NSCLC: Anti-PD-L1 immunotherapy breaks ground, buys time for some
Immunotherapy -- creating antibodies to tumor markers, then activating the immune system to selectively kill cancer cells -- is the newest and most-hyped frontier of oncology. And with some justification: the mechanism is cleaner and kinder than chemotherapy, and being a whole new treatment modality, can complement and augment traditional therapies.
Results of immunotherapy in metastatic melanoma have been encouraging. However, advanced non-small cell lung cancer (NSCLC) has been stubbornly impervious to any immunotherapy tested to date.
Now, in the June 28 New England Journal of Medicine, Julie Brahmer, Scott Tykodi, Jon Wigginton et al report that in a small minority of patients with advanced non-small cell lung cancer, a new immunotherapy called anti-PD-L1 induced radiographic remissions and probably increased real survival.
What They Did
The mechanism goes like this: PD-1 is a protein on T cells that when bound, inhibits the T-cell from killing its targets. Successful cancer cells overexpress PD-L1, the main ligand of PD-1, thus thwarting their death at the hands of T-cells. BMS-936559 is an IgG monoclonal antibody to PD-L1 by Bristol Myers Squibb; when it binds PD-L1, the tumor cells are unprotected and T-cells recognize and kill them.
In a phase I clinical trial, authors gave BMS-936559 to 207 patients every 6 weeks, repeating up to 16 cycles if they tolerated it. Most patients had non small cell lung cancer (75) and melanoma (55). All had either stage IV (metastatic) cancer, or stage III that had progressed despite chemotherapy; most 90% had received previous chemotherapy.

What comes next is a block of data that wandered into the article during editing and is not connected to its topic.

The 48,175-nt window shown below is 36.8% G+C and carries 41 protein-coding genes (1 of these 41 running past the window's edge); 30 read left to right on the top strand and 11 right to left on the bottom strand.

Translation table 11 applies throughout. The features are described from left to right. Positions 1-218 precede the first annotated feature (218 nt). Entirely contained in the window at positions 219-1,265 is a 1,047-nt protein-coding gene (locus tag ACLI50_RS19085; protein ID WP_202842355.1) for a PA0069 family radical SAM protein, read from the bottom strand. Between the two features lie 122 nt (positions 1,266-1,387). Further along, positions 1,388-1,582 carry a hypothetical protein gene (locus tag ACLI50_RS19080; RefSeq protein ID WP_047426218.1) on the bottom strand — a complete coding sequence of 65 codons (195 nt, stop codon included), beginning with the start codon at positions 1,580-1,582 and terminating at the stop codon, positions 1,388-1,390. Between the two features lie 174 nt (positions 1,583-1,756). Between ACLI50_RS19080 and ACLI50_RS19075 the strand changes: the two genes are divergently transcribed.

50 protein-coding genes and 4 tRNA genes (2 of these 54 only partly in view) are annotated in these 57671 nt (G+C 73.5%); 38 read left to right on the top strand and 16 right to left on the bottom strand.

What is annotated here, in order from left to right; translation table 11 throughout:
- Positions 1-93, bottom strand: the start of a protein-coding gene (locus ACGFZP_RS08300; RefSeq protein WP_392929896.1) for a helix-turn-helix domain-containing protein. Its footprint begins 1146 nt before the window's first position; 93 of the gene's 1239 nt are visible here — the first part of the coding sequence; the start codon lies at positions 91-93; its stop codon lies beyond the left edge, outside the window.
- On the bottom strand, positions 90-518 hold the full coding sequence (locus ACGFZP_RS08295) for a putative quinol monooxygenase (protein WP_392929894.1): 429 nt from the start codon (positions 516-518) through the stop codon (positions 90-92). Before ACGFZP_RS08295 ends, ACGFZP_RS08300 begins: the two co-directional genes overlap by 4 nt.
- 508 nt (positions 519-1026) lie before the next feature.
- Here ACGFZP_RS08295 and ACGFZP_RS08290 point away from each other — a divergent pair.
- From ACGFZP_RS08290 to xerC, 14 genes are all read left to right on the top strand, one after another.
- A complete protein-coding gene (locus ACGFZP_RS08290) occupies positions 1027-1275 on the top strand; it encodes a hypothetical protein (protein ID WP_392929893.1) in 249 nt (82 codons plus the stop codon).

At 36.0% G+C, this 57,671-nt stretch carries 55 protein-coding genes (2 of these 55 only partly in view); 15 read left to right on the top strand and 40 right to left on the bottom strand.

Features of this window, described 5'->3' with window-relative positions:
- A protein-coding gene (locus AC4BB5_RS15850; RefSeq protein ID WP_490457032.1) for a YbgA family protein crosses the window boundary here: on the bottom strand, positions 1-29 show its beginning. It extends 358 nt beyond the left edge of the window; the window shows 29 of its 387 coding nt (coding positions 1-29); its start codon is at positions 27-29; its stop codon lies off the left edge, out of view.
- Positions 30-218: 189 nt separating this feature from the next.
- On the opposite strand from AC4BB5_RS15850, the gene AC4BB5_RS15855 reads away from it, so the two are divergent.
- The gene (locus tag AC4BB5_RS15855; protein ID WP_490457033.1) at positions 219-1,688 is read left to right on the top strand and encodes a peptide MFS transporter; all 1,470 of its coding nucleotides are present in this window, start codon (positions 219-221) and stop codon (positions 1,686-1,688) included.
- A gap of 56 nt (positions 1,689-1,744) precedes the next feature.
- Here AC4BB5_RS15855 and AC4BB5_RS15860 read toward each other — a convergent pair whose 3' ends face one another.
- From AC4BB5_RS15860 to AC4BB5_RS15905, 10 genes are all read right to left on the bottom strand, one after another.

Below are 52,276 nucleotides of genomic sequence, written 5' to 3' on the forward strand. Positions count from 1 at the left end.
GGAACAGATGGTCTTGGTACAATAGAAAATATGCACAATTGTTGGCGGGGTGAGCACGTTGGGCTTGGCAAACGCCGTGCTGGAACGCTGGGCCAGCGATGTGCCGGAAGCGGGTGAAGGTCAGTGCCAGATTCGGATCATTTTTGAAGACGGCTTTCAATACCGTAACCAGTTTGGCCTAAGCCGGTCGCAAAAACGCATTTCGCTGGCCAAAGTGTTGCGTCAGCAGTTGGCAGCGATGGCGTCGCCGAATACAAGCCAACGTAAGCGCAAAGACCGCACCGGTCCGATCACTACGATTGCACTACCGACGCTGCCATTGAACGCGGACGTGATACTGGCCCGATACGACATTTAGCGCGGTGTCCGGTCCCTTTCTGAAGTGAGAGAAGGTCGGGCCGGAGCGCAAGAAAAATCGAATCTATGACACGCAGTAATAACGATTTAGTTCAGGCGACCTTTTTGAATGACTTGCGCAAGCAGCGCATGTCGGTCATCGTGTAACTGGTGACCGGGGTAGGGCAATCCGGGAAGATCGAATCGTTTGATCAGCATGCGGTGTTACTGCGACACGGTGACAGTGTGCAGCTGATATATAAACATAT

What They Found
Of the 75 patients with advanced NSCLC:
Five had an "objective response," defined as shrinkage of tumor to at least 50% of its previous size. Four of these five had nonsquamous subtypes of NSCLC; one had squamous cell lung cancer.
In three of these five, their responses (lack of growth of tumor on scans) lasted at least 24 more weeks (about six months).
Six additional patients who did not have an "objective response" nevertheless had stable disease -- and stayed alive -- for at least 24 more weeks.
Oncologists and drug companies like to use "progression-free survival" as an endpoint, and here, it was about 35-50% in the various subgroups of NSCLC at 24 weeks.
The response rates in advanced melanoma were better, with 9 of 52 patients gaining objective responses, and 14 of 52 gaining disease stability for months.
This was a phase I trial of safety. Although 90% had adverse events, the threshold for recording such events is extremely low in a phase I trial (ordinary headaches get counted, for example). Still, this drug was rough on some -- 39% developing rash, hypothyroidism, hepatitis, and isolated cases of diabetes, sarcoidosis or myasthenia gravis. About 5% of patients had serious adverse events.
What It Means
Unfortunately, the industry-funded authors only reported the friendlier progression-free survival statistic rather than the often buzz-killing reality check of absolute survival, which is far lower than PFS in many such trials.
Still, almost any news is good news in the treatment of advanced lung cancer -- and by that criterion, this is Great News. Authors themselves express surprise at their findings, since NSCLC was not felt likely to be sensitive to immune therapies. Rest assured that as you read this, teams of PhDs at Bristol Myers Squibb's Princeton are scrambling to develop a method of identifying which patients with NSCLC would benefit from anti PD-L1 immunotherapy. With that to properly select subjects, followed by a few fast-tracked phase 2 and 3 trials, the promising but excruciatingly slow-motion "revolution" in personalized/molecular/genomic targeting of cancer treatment might have another impressive notch in its belt, and some people with advanced cancers would have another welcome reason for hope.
Brahmer JR et al.Safety and Activity of Anti–PD-L1 Antibody in Patients with Advanced Cancer. NEJM 2012;366:2455-2465.